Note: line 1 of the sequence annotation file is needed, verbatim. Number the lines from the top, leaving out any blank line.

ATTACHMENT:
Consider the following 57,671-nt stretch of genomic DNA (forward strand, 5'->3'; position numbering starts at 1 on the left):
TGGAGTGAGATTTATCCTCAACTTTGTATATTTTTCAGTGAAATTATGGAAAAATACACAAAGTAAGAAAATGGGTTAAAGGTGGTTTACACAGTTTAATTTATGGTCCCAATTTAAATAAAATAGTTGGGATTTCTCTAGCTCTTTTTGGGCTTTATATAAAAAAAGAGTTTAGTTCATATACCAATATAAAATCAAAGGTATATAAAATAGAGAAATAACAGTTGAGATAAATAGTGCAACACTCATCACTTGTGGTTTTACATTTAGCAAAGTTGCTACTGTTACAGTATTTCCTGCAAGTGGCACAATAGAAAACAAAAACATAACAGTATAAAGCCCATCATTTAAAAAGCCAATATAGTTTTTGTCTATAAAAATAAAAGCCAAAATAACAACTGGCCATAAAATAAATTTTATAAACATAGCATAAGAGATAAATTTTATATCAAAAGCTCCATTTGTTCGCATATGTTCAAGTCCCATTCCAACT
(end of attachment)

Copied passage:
Consider the following 57,671-nt stretch of genomic DNA (forward strand, 5'->3'; position numbering starts at 1 on the left):